Nova Scotia

$6K gift helps greyhound charity in Musquodoboit

A Nova Scotia group that rescues greyhounds from dog racing tracks in the United States will use a $6,600 donation to improve its kennel in Musquodoboit Harbour.

A Nova Scotia group that rescues greyhounds after they're retired from dog racing tracks in the United States will use a $6,600 donation to improve its kennel in Musquodoboit Harbour.

The Greyhound Friends of Nova Scotia received the money Sunday from Global Pet Foods at the society's annual Hounds on the Park meet-and-greet at Halifax's Sir Sanford Fleming Park.

The society said it will use the money to install running water at its kennel.

Colette Lambert has three greyhounds she adopted from the society and also volunteers there. Currently she has to carry water out to the kennel to wash the greyhounds. She said the donation will change that.

"[It] is huge, because you can imagine looking after 30 dogs without running water is a bit of a challenge," she said.

Year-round operation

Lambert added that helping the dogs can be a hands-on experience.

"I helped roof the shed, which was kind of amazing. I'm petrified of heights, but I got up there and did it anyway," she said.

"They winterized the kennel, so now we can actually have dogs there all year, which is really nice. It means we can keep the adoption program running all year and more dogs get to more homes."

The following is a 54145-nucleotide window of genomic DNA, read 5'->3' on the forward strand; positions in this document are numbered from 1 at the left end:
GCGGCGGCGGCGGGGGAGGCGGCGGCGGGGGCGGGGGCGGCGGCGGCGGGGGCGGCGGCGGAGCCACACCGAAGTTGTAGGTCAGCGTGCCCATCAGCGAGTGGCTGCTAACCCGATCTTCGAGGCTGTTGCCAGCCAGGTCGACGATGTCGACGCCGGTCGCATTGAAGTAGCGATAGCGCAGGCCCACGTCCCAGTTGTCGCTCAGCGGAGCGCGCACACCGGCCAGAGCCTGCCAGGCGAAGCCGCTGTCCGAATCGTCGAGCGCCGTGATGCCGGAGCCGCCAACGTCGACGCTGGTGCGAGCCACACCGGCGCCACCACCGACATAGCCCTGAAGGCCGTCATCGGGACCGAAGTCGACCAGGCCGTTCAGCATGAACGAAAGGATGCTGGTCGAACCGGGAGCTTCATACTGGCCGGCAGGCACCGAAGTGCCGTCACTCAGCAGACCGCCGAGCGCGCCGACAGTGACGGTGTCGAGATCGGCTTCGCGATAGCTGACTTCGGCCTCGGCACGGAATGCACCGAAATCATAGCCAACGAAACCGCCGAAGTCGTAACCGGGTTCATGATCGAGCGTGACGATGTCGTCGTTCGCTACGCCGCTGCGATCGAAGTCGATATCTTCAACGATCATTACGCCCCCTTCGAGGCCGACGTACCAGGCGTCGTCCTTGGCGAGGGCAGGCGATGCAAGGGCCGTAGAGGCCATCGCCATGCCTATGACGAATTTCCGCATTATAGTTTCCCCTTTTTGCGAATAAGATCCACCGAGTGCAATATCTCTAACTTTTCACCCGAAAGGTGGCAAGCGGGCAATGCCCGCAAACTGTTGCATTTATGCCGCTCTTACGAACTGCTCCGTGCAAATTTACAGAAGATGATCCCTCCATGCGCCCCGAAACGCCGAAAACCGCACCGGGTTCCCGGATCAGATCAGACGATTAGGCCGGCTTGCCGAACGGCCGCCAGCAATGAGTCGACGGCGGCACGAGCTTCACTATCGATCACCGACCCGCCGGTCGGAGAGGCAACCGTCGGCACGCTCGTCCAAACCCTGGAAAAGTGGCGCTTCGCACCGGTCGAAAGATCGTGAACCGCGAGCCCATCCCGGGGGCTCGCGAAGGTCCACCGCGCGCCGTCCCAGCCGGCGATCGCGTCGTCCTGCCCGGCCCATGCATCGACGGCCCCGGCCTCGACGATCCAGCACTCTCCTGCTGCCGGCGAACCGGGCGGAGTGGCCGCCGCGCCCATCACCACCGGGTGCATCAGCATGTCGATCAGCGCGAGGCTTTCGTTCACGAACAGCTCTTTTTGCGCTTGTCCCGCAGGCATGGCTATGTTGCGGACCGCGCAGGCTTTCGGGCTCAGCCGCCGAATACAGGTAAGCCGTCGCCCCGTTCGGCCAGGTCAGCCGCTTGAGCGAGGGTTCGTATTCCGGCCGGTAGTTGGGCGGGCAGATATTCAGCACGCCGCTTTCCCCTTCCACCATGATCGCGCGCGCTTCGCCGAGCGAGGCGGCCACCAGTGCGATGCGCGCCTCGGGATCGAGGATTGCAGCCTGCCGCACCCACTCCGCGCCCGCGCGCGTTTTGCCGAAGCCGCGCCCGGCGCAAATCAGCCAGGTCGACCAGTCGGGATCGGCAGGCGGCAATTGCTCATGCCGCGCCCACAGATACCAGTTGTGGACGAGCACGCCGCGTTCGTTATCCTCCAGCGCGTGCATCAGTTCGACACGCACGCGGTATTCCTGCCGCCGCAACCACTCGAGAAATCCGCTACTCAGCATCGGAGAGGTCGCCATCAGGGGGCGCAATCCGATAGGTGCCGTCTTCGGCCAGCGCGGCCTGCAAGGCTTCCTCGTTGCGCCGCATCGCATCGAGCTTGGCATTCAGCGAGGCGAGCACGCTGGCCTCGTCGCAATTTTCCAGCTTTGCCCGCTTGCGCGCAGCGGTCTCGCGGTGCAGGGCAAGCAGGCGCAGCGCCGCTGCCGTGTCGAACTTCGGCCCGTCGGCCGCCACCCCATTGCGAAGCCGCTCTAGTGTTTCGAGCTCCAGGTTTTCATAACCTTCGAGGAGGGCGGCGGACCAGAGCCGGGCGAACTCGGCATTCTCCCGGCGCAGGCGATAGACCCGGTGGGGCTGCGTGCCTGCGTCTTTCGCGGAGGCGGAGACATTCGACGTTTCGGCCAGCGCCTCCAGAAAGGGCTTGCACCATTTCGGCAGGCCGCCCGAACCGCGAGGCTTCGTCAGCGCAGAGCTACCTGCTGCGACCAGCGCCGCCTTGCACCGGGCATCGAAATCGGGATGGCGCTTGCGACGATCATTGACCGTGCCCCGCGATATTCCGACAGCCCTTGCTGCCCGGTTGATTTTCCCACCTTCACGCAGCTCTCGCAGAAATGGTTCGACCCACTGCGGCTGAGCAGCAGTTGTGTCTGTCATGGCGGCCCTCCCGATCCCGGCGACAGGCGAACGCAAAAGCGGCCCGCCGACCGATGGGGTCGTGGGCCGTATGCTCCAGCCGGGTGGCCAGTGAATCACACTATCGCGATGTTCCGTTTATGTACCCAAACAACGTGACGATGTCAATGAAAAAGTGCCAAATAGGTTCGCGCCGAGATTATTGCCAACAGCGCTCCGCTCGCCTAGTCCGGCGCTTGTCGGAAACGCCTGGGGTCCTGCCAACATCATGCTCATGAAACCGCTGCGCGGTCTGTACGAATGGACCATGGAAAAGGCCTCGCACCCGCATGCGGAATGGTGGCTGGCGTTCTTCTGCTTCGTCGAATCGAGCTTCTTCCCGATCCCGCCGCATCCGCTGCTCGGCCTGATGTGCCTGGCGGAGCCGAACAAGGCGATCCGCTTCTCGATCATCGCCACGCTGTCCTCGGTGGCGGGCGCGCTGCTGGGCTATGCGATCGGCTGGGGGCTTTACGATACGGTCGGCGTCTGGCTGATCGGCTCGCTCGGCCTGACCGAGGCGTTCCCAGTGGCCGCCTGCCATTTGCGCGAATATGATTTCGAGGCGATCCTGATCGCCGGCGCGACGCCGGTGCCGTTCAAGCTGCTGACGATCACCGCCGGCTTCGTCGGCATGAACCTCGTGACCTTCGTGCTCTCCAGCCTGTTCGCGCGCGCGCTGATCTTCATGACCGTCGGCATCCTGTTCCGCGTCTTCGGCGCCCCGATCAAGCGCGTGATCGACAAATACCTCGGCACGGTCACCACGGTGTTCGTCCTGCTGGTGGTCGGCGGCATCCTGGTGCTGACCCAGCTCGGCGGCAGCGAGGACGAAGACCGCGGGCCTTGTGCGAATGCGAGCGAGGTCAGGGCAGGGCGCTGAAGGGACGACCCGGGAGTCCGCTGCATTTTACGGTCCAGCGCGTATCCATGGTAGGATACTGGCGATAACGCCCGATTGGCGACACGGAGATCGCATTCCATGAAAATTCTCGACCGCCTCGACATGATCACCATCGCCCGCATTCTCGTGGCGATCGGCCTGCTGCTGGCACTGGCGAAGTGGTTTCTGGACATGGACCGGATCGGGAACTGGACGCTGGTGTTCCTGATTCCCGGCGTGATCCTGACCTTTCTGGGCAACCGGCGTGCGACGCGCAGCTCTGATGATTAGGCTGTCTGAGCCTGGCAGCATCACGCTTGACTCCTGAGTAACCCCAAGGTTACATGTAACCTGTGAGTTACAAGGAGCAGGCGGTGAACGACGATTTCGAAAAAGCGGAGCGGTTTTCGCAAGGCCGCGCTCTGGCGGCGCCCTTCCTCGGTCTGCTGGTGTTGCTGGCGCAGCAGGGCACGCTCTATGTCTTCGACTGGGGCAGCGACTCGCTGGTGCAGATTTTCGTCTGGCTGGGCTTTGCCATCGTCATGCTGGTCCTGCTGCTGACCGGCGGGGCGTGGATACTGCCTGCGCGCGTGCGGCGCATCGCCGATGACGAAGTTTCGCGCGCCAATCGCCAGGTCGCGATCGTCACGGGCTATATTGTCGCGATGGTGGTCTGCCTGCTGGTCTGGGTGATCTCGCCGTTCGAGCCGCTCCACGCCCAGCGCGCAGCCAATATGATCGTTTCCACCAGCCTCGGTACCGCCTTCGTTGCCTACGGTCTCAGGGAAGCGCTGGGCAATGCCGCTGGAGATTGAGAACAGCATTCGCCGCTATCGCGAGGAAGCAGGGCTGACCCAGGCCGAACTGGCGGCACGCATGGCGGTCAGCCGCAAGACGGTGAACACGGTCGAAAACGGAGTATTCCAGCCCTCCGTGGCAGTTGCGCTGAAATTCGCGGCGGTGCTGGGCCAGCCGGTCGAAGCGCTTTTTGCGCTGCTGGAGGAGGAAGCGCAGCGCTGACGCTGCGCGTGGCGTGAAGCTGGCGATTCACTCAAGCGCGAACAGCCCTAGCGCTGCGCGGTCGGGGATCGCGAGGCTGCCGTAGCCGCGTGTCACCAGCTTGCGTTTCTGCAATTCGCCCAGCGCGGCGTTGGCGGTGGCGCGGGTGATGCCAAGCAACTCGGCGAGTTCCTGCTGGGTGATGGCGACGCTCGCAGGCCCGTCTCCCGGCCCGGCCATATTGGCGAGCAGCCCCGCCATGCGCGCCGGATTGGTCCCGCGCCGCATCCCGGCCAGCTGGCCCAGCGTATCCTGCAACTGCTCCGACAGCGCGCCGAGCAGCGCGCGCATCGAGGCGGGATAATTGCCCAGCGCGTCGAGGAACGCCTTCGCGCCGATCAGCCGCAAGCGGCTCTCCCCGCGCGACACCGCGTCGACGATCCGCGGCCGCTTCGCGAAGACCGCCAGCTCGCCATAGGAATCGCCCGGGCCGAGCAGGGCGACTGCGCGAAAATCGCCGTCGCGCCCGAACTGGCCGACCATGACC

Lucie Larochelle, owner of Global Pet Foods, said the racing dogs are popular in the Maritimes and that's part of the reason she made the donation.

"Proportionally, I think there's more greyhounds here than elsewhere in Canada," she said. 

Stephen Gurnham runs GFONS. He and other members often travel to the U.S. to bring back dogs for adoption.

"Right now there's 25 greyhounds here and you don't hear any barking, you don't hear any fighting. They get along great," he said.

Lambert agreed. "They call it hound day when the dogs arrive, and it's the most exciting thing in the world when that hauler comes in," she said.

"We're all like little kids jumping up and down clapping our hands, it's just so exciting."

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